Several hundred members of the Palestinian community along with supporters from all walks of life rallied at the State Library on Friday to mark the 61st anniversary of some see as the birth of the state of Israel, but others as the catastrophe that overtook the people of Palestine on that day. Also remembered was the ongoing struggle of Indigenous people in Australia, and the sufferings of Tamils in their homeland.
The rally began with an acknowledgment of Aboriginal ownership of the land, and a minute’s silence for the dead. There were several speakers, and a group of Palestinian dancers. Then a march to Federation Square, to join a vigil in protest at the current killings in Sri Lanka.
Some of the following images are included in a slideshow on YouTube:
Some of the banners and placards at the rally:
(Sondos Ismael was on board the SIEVX, which sank on 19 October 2001 on route from Indonesia to Christmas Island, with the loss of 353 lives. She survived, and was eventually reunited with her husband in Australia, but her three young daughter drowned. See http://www.tonykevin.com.au/TheTragedy.html)
Some of the speakers:
The leaflet Hisham is waving is a key part of the campaign to boycott transport company Connex, which currently runs Melbourne’s train network and is tendering for a renewal of the contract. It has also won a contract for a light rail system connecting Jewish settlements on the West Bank – see the link to Dump Connex.
As already mentioned, the rally ended with a march to Federation Square, where it merged with a vigil held by the Tamil community. Pratheepan Balasubramanian spoke at the rally, tracing the history of the present conflict back to the end of British colonial rule and the creation of Sri Lanka (Ceylon) in 1948, the same year as the ‘birth’ of Israel.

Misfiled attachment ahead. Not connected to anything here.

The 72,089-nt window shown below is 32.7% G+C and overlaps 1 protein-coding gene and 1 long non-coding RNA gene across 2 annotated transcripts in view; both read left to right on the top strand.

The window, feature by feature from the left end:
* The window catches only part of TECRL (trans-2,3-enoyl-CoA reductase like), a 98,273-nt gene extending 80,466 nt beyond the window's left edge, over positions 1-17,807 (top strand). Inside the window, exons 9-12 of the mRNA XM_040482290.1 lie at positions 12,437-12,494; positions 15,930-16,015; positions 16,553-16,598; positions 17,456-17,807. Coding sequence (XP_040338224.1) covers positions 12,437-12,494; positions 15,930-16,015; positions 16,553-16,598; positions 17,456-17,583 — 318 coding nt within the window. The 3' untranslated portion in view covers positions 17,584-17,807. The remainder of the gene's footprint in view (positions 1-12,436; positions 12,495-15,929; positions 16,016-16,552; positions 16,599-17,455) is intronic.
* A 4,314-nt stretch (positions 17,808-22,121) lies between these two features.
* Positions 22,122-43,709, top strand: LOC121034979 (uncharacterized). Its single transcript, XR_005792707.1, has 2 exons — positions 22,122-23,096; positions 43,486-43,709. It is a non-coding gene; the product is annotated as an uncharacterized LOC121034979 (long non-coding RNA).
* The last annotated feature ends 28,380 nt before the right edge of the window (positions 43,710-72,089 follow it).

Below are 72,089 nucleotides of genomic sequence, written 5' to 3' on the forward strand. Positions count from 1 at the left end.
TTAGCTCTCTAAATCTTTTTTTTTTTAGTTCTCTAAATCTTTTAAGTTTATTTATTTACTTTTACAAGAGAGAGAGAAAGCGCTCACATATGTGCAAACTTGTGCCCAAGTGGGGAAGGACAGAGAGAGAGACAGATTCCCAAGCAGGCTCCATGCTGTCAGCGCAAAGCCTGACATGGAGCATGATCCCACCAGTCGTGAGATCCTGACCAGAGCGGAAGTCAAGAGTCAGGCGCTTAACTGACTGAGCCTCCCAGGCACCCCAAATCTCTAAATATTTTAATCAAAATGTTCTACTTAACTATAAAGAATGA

Here is the text of what she said:
On behalf of the Indigenous Social Justice Association — Melbourne, greetings! On the occasion of the 61st anniversary Al Nakba we stand in solidarity with the Palestinian people. We support this struggle as we support the Tamils, Maori, West Papuans and indeed all oppressed nations battling occupation, theft of land, suppression of culture and genocidal practices.
It is vital that we acknowledge that we too are standing on occupied land and that Aboriginal Australians experienced their own catastrophe in 1788.
Just as anti-Zionist Jews in Israel must take action to stop the atrocities of the Israeli State, every one of us has a responsibility to make the connections and integrate the struggle to win justice for Indigenous Australians into every aspect of our organising.
The apartheid state of Israel is not only a catastrophe for the Palestinian people, it is also a death trap for Jewish people who want to live in peace. Because there can be no peace without justice. And there can be no justice when Palestinian refugees have no right of return, live in crowded refugee camps and have their miserable fragments of territory divided by an apartheid wall, Zionist settlements and roads and restrictive checkpoints.
And there can be no peace in this country built on the theft of Aboriginal land when Aboriginal people continue to die in custody, have their incomes quarantined, see their languages disappearing, die too young and live in overcrowded and poorly maintained homes.
But what we do really does make a difference. When we build international multi-racial coalitions, draw the links and challenge land theft and occupation we are a force to be reckoned with. And our message must be clear — without real justice, there can be no damn peace!
Before the march set off, a group of Palestinian dancers took the ‘stage’:
On the march:
At Federation Square, where the Tamil vigil is in progress: